Anonymous said...

how is the guy who cleans the windows from the outside going to do his job if they keep spinning on him

donna said...

"Dubai! Because Everyone wants to live in a big pile of sand!"

Seriously, what the hell are they thinking?

Anonymous said...


What about Vegas and Phoenix then?

jmf said...


here is a interesting number

Palm Tree Islands
Nakheel PJSC, a state-owned developer building three palm tree-shaped islands off Dubai's coast, in December issued $3.52 billion of Islamic bonds in the world's largest sale of such securities. The company Nov. 7 said it aimed to sell $2.5 billion of three-year Ijarah sukuk, and then increased the issue after receiving bids for 2.5 times the debt on offer.

Anonymous said...

By a couple different first-hand accounts, the construction in Dubai is simply insane. How necessary or practical [whatever] proposal is over the long-term isn't often asked; it always seems to be only a matter of having "the biggest/most-amazing [whatever] in Dubai". And for all teh diversification, the gov'ts are still heavily dependent upon oil, which ain't gonna last forever. Looks like another Petra all over again.


Anonymous said...

Dubai and the Middle East are also big time players in Natural Gas.

Although I would consider Dubai pretty fascist especially with the lack of immigrant worker rights.

Anonymous said...

This has to be the most retarded civil engineering idea I have heard of to date. It'll make Fisher rich I'm sure but he has his head up his butt if he thinks the idea will offer a reliable, efficient, long-lasting system.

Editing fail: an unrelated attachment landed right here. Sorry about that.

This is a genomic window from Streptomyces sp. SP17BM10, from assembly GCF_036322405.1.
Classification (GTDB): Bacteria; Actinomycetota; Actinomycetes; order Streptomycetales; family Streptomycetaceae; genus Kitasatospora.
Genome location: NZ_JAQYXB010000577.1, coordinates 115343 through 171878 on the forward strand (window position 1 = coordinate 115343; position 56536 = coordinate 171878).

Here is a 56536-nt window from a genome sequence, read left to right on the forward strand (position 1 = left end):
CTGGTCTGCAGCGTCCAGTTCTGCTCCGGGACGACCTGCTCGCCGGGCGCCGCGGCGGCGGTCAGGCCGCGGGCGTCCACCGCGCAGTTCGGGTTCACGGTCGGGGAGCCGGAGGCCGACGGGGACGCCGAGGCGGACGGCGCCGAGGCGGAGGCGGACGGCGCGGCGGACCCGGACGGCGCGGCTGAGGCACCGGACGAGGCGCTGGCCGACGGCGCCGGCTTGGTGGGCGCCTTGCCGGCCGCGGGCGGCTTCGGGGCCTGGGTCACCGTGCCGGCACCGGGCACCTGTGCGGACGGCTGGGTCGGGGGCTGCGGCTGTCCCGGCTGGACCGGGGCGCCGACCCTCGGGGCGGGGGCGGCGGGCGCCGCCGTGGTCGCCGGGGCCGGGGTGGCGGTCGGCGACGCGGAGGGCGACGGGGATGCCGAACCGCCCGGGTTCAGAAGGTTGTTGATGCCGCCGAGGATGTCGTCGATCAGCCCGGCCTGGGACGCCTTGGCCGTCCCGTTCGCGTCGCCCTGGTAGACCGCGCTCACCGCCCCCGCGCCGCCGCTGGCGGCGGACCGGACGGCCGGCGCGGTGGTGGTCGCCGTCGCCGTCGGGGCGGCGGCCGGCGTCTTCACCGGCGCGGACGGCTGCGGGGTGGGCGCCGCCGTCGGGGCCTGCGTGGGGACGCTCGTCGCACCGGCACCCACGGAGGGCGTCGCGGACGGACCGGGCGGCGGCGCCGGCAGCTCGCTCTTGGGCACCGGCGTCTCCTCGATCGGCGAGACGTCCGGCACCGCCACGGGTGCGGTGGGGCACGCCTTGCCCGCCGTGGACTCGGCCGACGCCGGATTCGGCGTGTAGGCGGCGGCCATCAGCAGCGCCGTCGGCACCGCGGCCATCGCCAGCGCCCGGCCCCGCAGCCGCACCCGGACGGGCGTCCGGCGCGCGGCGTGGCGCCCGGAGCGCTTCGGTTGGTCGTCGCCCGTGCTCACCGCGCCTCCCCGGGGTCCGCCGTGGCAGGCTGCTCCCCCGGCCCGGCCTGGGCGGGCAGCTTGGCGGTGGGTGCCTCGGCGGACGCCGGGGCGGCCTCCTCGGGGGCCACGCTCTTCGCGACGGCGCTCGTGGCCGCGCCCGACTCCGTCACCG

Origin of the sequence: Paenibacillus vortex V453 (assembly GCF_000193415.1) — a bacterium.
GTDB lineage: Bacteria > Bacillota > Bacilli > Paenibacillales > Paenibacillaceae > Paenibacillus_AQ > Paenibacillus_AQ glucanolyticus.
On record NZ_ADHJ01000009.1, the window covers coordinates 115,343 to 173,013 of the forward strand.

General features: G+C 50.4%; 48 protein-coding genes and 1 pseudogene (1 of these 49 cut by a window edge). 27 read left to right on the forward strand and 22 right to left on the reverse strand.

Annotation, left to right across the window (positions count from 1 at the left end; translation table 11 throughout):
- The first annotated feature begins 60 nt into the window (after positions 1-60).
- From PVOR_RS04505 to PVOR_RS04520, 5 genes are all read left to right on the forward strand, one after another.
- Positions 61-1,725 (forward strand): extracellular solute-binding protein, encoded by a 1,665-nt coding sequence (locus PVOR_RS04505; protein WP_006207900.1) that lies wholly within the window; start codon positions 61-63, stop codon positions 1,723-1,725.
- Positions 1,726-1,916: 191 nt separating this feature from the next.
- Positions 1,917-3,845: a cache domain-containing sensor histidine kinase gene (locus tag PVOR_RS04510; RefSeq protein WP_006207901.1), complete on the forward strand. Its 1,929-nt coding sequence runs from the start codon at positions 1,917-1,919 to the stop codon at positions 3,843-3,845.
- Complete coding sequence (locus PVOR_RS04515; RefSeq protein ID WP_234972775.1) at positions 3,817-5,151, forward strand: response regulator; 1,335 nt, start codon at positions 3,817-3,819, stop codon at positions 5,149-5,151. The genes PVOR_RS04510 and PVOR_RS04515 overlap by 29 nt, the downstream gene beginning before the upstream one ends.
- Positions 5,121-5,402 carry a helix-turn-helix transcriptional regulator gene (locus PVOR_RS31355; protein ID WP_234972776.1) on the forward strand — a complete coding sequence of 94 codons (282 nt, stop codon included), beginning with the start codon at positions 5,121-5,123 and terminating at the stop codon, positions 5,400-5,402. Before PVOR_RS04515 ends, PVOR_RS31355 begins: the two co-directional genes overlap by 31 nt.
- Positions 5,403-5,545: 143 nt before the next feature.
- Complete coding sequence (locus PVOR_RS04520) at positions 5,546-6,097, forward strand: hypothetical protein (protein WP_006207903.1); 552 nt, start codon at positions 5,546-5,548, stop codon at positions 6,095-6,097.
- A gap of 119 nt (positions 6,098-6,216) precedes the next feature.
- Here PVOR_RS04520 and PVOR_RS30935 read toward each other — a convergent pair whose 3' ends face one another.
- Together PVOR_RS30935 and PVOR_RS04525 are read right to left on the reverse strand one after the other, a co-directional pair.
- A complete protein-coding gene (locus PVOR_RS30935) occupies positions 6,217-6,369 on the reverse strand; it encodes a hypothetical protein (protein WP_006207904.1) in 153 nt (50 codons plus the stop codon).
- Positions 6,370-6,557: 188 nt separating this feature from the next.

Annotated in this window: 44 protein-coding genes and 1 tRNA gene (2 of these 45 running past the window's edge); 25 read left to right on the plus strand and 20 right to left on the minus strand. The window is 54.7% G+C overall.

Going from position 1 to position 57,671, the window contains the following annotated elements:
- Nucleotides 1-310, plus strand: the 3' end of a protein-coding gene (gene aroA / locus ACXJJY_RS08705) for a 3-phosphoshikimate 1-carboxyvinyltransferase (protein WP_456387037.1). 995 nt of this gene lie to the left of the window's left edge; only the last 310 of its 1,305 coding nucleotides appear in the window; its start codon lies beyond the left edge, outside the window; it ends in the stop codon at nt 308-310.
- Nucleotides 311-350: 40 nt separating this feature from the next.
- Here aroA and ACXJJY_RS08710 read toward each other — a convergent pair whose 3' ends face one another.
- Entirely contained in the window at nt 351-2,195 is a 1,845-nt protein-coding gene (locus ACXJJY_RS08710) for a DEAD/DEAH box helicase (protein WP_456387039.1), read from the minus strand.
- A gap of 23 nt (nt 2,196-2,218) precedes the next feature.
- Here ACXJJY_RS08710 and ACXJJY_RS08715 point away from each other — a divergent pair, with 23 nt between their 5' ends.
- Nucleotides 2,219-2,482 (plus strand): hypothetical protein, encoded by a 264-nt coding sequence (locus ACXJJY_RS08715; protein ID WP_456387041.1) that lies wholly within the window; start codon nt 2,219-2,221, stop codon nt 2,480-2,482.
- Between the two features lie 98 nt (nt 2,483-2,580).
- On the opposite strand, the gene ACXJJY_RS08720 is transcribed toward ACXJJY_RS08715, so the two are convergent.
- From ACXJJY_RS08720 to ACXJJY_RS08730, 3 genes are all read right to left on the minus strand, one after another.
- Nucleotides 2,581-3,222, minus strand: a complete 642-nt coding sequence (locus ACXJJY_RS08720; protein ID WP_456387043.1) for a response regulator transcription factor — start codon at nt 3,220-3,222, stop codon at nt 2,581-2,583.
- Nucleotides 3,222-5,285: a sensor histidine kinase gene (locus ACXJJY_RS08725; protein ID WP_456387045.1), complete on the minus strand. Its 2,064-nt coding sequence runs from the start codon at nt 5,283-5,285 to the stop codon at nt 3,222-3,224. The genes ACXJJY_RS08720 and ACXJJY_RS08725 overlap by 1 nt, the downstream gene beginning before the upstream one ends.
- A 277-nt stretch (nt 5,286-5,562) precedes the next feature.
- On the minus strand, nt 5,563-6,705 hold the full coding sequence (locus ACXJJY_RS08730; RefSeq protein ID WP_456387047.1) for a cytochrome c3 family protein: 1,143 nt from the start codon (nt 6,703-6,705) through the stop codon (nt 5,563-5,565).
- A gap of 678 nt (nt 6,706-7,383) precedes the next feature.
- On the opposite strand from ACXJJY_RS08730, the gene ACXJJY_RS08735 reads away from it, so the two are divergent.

Goes to show, money does not equate to brains.

kenshi said...

RE Power: the power required to rotate even a large but counterbalanced mass is not that large. Solor panels could definitely provide enough energy to do it, especially in a sunny place like Dubai.

Anonymous said...

Just wait for the sandstorms! The mechanisms that allow rotation will wear out just like our tanks, APCs, helos and other stuff in Iraq. How will replacement of roller or ballbearings be accompliahed without taking the whole thing apart? Despite the significant engineering challenges, can this proposed building made truly be safe by western standards? Doubtful. Consider, if all the floors move independently, and one or more floors suddenly seizes up, wouldn't the stress of the lock-up produce shear loads that could compromise the integral strength of the supporting core? Sadly, this type of project reminds me of the immature excess by so many influential people in that part of the world. Diamond encrusted cell phones, private DC-10s, 767s, 747s, L-1011s and an expected A380, garages filled to the brim with Ferraris, Bentleys and other rolling stock, gold plated commodes, etc....These guys should invest their wealth into building a society that actually produces something, not nonsense like this. When oil peaks, eventually the whole place will return to its original state, a sandbox. Keep in mind, I don't know of any country in the Mid-East, with the exception of Israel, which can build a bicycle!